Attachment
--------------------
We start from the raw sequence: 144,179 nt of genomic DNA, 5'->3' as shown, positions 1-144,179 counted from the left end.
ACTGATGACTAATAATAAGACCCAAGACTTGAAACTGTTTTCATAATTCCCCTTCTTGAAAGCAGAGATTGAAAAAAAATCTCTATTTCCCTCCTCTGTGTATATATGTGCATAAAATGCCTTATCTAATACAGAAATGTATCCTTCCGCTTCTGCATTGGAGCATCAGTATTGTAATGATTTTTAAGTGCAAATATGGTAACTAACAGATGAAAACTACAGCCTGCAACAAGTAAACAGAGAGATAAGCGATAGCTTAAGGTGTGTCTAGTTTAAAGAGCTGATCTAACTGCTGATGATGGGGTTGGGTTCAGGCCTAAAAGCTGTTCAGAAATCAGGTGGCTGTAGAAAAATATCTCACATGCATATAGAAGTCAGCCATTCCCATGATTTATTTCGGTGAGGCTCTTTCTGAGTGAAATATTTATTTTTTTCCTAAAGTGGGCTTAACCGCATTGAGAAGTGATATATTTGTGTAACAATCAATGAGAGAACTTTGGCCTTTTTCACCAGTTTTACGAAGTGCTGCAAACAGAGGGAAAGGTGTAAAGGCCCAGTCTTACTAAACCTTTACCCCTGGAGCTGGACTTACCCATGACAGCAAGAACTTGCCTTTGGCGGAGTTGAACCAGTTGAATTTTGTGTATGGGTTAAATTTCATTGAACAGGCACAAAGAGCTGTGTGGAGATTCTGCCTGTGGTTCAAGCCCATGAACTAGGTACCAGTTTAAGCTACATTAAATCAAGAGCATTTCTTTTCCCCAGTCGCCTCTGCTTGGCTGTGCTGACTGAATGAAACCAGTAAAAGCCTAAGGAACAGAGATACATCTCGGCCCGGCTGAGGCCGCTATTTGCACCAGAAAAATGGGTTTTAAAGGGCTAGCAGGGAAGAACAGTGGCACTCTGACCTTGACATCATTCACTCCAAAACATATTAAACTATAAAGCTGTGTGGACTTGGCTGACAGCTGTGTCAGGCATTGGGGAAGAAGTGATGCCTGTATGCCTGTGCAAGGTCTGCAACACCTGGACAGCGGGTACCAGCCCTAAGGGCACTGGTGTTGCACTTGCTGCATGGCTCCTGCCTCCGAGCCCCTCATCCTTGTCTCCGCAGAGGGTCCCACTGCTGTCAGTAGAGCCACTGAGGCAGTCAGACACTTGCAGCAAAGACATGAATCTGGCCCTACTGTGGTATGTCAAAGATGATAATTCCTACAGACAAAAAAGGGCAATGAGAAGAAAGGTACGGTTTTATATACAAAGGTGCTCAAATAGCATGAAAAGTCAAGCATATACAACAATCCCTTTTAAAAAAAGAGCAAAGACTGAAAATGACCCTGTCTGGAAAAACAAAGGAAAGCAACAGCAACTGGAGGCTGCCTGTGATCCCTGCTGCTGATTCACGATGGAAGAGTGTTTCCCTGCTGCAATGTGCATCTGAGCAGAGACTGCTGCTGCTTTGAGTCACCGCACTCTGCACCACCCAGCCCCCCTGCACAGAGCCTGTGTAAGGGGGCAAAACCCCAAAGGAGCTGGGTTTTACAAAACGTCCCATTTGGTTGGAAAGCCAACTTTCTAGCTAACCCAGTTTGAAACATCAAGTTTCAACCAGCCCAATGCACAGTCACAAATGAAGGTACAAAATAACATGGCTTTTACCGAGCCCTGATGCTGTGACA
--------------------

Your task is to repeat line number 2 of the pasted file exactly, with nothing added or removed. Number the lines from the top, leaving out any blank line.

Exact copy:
ACTGATGACTAATAATAAGACCCAAGACTTGAAACTGTTTTCATAATTCCCCTTCTTGAAAGCAGAGATTGAAAAAAAATCTCTATTTCCCTCCTCTGTGTATATATGTGCATAAAATGCCTTATCTAATACAGAAATGTATCCTTCCGCTTCTGCATTGGAGCATCAGTATTGTAATGATTTTTAAGTGCAAATATGGTAACTAACAGATGAAAACTACAGCCTGCAACAAGTAAACAGAGAGATAAGCGATAGCTTAAGGTGTGTCTAGTTTAAAGAGCTGATCTAACTGCTGATGATGGGGTTGGGTTCAGGCCTAAAAGCTGTTCAGAAATCAGGTGGCTGTAGAAAAATATCTCACATGCATATAGAAGTCAGCCATTCCCATGATTTATTTCGGTGAGGCTCTTTCTGAGTGAAATATTTATTTTTTTCCTAAAGTGGGCTTAACCGCATTGAGAAGTGATATATTTGTGTAACAATCAATGAGAGAACTTTGGCCTTTTTCACCAGTTTTACGAAGTGCTGCAAACAGAGGGAAAGGTGTAAAGGCCCAGTCTTACTAAACCTTTACCCCTGGAGCTGGACTTACCCATGACAGCAAGAACTTGCCTTTGGCGGAGTTGAACCAGTTGAATTTTGTGTATGGGTTAAATTTCATTGAACAGGCACAAAGAGCTGTGTGGAGATTCTGCCTGTGGTTCAAGCCCATGAACTAGGTACCAGTTTAAGCTACATTAAATCAAGAGCATTTCTTTTCCCCAGTCGCCTCTGCTTGGCTGTGCTGACTGAATGAAACCAGTAAAAGCCTAAGGAACAGAGATACATCTCGGCCCGGCTGAGGCCGCTATTTGCACCAGAAAAATGGGTTTTAAAGGGCTAGCAGGGAAGAACAGTGGCACTCTGACCTTGACATCATTCACTCCAAAACATATTAAACTATAAAGCTGTGTGGACTTGGCTGACAGCTGTGTCAGGCATTGGGGAAGAAGTGATGCCTGTATGCCTGTGCAAGGTCTGCAACACCTGGACAGCGGGTACCAGCCCTAAGGGCACTGGTGTTGCACTTGCTGCATGGCTCCTGCCTCCGAGCCCCTCATCCTTGTCTCCGCAGAGGGTCCCACTGCTGTCAGTAGAGCCACTGAGGCAGTCAGACACTTGCAGCAAAGACATGAATCTGGCCCTACTGTGGTATGTCAAAGATGATAATTCCTACAGACAAAAAAGGGCAATGAGAAGAAAGGTACGGTTTTATATACAAAGGTGCTCAAATAGCATGAAAAGTCAAGCATATACAACAATCCCTTTTAAAAAAAGAGCAAAGACTGAAAATGACCCTGTCTGGAAAAACAAAGGAAAGCAACAGCAACTGGAGGCTGCCTGTGATCCCTGCTGCTGATTCACGATGGAAGAGTGTTTCCCTGCTGCAATGTGCATCTGAGCAGAGACTGCTGCTGCTTTGAGTCACCGCACTCTGCACCACCCAGCCCCCCTGCACAGAGCCTGTGTAAGGGGGCAAAACCCCAAAGGAGCTGGGTTTTACAAAACGTCCCATTTGGTTGGAAAGCCAACTTTCTAGCTAACCCAGTTTGAAACATCAAGTTTCAACCAGCCCAATGCACAGTCACAAATGAAGGTACAAAATAACATGGCTTTTACCGAGCCCTGATGCTGTGACA